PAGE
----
We’re SO ready for Spring, the snow hasn’t been bad this year but it’s been cold and I’m ready for some warm weather! Julian and I decided what we wanted to grow in our garden this year, which changed slightly based on our choice to try and join our local CSA, also known as Community Supported Agriculture. There’s one not too far from us in Loveland that my mom has been apart of for years. I’ve loved it so much we decided to give it a go this year for our family, and as a result we are scaling back our garden slightly from what I’ve done in the past. It’s a little difficult to see it in detail below but this is a screen shot of our 2013 garden plan. Basically, a lot of things I hope to can. I’m also trying something new this year and have gotten a couple heirloom plants to try out and compare the taste to the hybrid plants which I’m excited about. Two new things for me this year: pumpkins and watermelon!
So, what exactly is a CSA? In short, it’s a partnership between the farmers who grow the food and the people who eat it. You pay a fixed amount and you go every week to pick up your “share”. It’s a membership, paid up front type of community organization. The one we’ve gone to in Loveland is fantastic because it’s ALL organic and they offer working and non-working shares to their members. This CSA only has 100 shares available each year so I’m on a wait list to see if a spot becomes available for us.
CSA shareholders buy “shares” of the garden and receive fresh, certified organic vegetables each week during the growing season. The farm is guaranteed a supportive market for its produce and shareholders are assured food that is fresh and not chemically or genetically altered. Shareholders also learn to “eat with the season” and rediscover their connection to the land that supports us all. We lease our land from Grailville, which is Certified Organic by the Ohio Ecological Food and Farm Association. -CSA Grailville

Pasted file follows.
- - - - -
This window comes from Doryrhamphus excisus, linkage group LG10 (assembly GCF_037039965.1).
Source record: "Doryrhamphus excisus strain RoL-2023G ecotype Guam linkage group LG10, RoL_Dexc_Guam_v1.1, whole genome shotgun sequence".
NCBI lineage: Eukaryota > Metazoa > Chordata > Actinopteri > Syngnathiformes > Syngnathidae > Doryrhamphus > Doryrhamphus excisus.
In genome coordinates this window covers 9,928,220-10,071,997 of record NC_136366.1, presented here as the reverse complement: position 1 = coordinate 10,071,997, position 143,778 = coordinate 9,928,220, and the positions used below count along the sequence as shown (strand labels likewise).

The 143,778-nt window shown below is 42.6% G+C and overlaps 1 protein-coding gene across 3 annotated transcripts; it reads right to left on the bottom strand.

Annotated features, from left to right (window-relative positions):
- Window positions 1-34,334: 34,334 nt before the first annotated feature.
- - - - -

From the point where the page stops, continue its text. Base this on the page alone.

There is 35+ different types of vegetables each season. In the spring they have lighter crops such as lettuce, kale, mustard greens, and Swiss chard. Veggies such as carrots, cucumbers, beans and onions are available mid-season. Heavier crops, such as sweet peppers, beans, tomatoes, squash, sweet potatoes, and potatoes, round out the season which lasts approximately 24-26 weeks, from May until October.
The price works out to about $15 a week (for 26 weeks!) for A LOT of produce, it’s wonderful. If you don’t think you can eat all the food or share it with someone this might not be for you. It also might not be right for your family if you don’t think they will eat the fresh produce mentioned above. Generally speaking, one share will provide 2 servings of 5-6 vegetables per week. Another option is to find someone to split the share with and you can take turns each week picking up the produce.
If you’re local to Cincinnati, be sure to check out Jenny Combs at her next Tower Garden Workshop! It is on March 10th from 4-5pm at The Sweetest Things Bakery in Mt. Adams. The bakery is currently using the Tower Garden to grow fresh strawberries for their desserts! The cost for the workshop is FREE! RSVP and questions, please contact Jenny at firstname.lastname@example.org or513-515-2228. Learn how you can grow a farmer’s market on your deck if you’re short on time or space!